In the last post on Preparing for Pagan Priesthood I mentioned the need for discernment. If you Google “discernment” you’re likely to get a list of Christian websites. Some of them deal with the topic generically, while others deal with figuring out whether or not a person is experiencing a call to ministry or priesthood. Those are common uses of the term, but discernment is not a Christian-only thing.
The dictionary defines discernment as “the ability to judge well.” It’s the ability to draw fine distinctions between two or more things that are similar but not identical. It’s separating facts from errors and from opinions, distilling the facts into truth, and putting truth to work in service of the good.
Discernment is at least as important to Pagans as it is to Christians. We hear a call from a God, we have an ecstatic experience deep in the woods, or we run face-first into a powerful spirit. What does it mean? Perhaps more importantly, what should we do? Discernment is necessary.
Discernment requires context
Whether you believe there are many Gods, one God, or no Gods makes a big difference. A Pagan, a Baptist, and an atheist can have the same identical experience, but they will all interpret their experience in different ways because they have radically different foundational assumptions about the world and the way it works. This is why I talk so much about the need to examine our foundational assumptions.
I’m a polytheist. My context is one of many Gods and spirits, each of whom is an individual with their own sovereignty and agency, their own goals and dreams, their own likes and dislikes. As an animist, my context is one where all things are not things but persons who we can relate to as persons. My context is one of hospitality – I take care of my guests and I strive to be an honorable guest in someone else’s home. My context is one of reciprocity – if I receive, I expect to give in return.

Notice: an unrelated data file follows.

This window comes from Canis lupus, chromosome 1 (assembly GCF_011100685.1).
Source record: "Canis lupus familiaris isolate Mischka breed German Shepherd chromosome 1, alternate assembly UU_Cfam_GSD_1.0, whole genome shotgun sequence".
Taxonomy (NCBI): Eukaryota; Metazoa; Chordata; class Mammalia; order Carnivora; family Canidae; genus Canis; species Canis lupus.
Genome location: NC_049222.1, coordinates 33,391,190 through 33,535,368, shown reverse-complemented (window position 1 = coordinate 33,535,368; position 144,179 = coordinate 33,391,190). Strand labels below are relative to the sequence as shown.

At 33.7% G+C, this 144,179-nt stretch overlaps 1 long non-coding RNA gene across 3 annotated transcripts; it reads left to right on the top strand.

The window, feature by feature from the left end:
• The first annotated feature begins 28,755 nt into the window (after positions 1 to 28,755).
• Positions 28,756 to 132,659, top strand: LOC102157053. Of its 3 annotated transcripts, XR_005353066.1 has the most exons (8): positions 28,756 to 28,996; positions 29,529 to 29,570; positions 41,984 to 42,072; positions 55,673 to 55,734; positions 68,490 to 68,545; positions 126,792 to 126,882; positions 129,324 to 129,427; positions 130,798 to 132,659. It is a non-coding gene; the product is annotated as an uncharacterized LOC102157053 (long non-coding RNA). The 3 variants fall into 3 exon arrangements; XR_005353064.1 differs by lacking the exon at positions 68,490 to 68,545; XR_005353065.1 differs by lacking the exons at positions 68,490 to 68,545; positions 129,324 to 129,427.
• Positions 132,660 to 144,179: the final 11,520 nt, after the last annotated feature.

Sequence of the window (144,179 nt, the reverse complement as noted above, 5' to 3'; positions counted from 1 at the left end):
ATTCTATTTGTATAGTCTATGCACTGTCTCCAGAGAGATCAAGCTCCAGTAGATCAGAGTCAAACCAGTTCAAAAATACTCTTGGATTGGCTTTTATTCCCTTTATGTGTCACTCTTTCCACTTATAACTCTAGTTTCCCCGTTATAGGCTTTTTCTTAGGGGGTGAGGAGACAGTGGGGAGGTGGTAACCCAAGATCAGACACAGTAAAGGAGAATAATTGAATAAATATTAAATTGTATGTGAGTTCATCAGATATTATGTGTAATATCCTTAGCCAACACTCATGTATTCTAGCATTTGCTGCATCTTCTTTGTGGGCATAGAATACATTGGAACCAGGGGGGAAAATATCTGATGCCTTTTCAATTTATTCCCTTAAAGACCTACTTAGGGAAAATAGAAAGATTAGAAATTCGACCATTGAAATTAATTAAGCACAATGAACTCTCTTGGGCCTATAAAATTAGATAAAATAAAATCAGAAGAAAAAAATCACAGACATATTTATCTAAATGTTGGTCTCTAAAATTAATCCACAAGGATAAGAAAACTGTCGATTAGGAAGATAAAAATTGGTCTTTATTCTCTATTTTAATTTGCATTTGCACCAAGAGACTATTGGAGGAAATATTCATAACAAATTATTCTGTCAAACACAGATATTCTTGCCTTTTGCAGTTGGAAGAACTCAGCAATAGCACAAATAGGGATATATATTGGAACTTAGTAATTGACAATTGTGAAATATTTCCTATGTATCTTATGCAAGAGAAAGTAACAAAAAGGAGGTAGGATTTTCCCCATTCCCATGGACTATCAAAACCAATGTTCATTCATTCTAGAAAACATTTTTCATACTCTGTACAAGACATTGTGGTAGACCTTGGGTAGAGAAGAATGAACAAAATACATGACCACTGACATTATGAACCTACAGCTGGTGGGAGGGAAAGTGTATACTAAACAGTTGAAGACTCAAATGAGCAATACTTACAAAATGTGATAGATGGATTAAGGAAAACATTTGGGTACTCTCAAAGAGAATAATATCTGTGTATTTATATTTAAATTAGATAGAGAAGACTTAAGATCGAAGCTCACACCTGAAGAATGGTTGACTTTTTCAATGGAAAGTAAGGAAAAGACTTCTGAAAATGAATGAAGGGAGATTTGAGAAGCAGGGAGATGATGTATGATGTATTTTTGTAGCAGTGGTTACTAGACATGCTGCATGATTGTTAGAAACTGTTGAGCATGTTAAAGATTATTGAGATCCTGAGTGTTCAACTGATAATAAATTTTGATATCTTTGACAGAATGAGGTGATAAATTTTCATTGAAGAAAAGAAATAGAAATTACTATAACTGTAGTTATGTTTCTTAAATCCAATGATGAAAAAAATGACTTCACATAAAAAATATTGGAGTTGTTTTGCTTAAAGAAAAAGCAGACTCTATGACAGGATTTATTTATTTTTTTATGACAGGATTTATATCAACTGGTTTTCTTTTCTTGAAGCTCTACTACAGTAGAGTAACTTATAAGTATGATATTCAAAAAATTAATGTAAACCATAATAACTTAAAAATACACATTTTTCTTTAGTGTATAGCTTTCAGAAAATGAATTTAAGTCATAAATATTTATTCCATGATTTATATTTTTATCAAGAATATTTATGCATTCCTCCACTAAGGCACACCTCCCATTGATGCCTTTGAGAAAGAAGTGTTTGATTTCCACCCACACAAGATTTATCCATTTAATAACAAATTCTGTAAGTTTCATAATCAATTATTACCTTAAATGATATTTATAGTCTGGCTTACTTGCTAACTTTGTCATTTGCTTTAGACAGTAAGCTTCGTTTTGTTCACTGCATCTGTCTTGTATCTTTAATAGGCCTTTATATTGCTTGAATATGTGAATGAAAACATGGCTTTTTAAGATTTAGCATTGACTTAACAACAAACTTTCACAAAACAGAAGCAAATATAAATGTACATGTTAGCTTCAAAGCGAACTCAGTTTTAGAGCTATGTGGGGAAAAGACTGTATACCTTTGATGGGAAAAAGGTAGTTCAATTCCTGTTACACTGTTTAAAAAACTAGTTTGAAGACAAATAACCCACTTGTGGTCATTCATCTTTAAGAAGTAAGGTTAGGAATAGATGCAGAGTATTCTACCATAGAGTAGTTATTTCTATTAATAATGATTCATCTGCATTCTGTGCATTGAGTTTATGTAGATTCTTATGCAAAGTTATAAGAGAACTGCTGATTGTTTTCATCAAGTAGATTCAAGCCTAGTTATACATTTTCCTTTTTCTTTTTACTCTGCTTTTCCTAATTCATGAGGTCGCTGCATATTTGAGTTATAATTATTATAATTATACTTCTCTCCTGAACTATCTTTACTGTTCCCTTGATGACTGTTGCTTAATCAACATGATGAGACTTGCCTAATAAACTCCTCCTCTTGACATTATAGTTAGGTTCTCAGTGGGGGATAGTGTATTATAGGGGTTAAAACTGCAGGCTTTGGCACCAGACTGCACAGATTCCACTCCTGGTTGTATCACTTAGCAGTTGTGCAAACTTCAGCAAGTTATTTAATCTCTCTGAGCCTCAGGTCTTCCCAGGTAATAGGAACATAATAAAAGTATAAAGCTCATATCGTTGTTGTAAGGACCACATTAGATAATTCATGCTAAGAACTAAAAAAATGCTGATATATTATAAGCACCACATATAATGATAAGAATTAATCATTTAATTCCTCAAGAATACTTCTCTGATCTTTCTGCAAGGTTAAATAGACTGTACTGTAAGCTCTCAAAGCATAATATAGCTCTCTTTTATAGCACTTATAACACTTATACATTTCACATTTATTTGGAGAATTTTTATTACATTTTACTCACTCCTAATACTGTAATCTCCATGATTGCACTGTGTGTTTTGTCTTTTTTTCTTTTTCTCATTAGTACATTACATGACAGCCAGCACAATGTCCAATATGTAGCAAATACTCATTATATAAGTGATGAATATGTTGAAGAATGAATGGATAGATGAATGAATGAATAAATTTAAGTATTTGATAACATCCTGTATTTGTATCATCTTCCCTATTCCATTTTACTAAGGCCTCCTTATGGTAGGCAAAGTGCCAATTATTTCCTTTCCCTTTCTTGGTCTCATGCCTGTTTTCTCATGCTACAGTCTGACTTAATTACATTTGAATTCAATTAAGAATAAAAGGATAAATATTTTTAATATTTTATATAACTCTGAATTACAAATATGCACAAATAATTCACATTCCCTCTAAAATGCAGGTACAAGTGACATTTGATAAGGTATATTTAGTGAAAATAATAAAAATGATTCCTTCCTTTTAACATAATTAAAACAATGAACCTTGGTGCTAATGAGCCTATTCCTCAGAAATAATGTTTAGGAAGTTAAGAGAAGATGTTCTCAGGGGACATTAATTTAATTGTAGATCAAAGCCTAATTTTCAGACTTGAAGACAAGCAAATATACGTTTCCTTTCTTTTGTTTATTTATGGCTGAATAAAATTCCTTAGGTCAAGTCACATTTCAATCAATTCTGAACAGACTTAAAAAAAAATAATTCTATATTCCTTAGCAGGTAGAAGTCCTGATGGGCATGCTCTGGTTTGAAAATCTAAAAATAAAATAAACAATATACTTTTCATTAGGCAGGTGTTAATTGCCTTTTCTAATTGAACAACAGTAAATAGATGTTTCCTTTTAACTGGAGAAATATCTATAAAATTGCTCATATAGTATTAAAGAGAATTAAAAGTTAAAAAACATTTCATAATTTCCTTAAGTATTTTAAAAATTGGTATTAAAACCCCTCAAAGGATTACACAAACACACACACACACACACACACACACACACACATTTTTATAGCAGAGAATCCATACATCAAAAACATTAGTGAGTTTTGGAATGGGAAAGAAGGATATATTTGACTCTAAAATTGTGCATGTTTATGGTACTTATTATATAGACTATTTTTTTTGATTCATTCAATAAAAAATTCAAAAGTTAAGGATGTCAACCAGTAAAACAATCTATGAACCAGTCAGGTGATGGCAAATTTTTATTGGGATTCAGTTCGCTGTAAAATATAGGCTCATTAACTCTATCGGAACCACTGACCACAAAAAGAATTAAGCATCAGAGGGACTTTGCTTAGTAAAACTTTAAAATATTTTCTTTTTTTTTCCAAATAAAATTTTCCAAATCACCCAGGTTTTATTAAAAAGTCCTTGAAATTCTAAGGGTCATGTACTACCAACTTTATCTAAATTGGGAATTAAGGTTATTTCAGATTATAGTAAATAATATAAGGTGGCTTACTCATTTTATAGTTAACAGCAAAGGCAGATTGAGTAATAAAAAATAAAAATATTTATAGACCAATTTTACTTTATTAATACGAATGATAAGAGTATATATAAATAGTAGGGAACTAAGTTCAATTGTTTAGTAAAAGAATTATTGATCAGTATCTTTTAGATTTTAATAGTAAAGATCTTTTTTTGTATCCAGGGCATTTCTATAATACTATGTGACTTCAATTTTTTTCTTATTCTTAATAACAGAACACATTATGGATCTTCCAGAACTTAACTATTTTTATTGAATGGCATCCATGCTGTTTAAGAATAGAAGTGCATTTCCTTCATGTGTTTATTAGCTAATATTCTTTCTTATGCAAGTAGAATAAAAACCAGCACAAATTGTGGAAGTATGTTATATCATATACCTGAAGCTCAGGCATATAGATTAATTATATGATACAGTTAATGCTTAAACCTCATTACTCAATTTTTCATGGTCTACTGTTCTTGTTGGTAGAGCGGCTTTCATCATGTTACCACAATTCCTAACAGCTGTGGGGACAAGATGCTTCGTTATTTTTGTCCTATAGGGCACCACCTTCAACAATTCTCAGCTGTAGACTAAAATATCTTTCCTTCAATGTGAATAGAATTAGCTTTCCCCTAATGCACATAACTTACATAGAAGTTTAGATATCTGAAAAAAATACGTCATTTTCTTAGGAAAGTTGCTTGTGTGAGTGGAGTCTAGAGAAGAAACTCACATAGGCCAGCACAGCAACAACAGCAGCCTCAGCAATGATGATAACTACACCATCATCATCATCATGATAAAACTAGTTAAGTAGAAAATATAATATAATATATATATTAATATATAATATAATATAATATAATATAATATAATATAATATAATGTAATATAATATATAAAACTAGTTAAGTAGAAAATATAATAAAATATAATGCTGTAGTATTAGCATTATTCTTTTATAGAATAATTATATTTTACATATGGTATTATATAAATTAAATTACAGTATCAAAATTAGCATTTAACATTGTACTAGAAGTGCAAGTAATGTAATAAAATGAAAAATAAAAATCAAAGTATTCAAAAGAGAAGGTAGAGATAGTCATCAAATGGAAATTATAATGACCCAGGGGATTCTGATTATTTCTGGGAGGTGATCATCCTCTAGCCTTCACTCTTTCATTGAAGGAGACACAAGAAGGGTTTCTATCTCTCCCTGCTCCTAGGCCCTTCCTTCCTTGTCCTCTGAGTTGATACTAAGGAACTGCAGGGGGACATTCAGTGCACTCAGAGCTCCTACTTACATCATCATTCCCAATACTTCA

This is all part of my model of how the world works – all my experiences will be interpreted in this context. You will do the same, whether you’re consciously aware of your context or not. Best to be aware of it up front.
Discernment requires knowledge
At one level, discernment is a matching operation. We look at our experience, then we look at something we know (a story, a theory, another experience, etc.) and say “is it like this?” Then we pick up another comparison and say “is it like this?” We do this over and over and over again, comparing what we saw and heard and felt to anything in our breadth of knowledge and seeing if it matches.
If our breadth of knowledge isn’t particularly broad, we may not be able to make a good match. This is what happens when young children see unfamiliar animals and end up giving them funny names, like the kid who called a camel a “sand horse.” It’s cute, and it kinda makes sense, but a camel isn’t a horse.
When we’re trying to hear the Gods, “cute” and “kinda makes sense” aren’t good enough.
Read ancient lore and contemporary scholarship. Talk to priests and devotees. Practice on your own and participate in group worship. Learn as much as you can about as much as you can. Then when you’re trying to figure out “is this like that?” you’ve got a lot more “thats” to try to match with it.
Discernment requires observation
Context and knowledge are things you acquire before you have an experience. Observation is something you do while it’s happening.
If this is a powerful ecstatic experience, you won’t be able to carefully write everything down. You’ll forget half of it fifteen minutes after it’s over (but you’ll never forget the other half, even if you try). When I’ve been in a situation where I expected an important ecstatic experience, I arranged for someone to act as an observer, who could write everything down as it happened.
If you can’t do that, or if this is a milder but persistent experience (which is typical of calls to priesthood), take notes as soon as you can. Be as objective as possible: what did you see? What did you hear? What did you feel? Don’t attempt to interpret it yet. And for the sake of all the Gods, don’t attempt to rationalize it away. The process of discernment may lead you to decide that a non-theistic interpretation is most likely – if that’s the truth that reveals itself during the process, so be it. But the time for that determination will come later.
Discernment requires analysis
Now the work begins.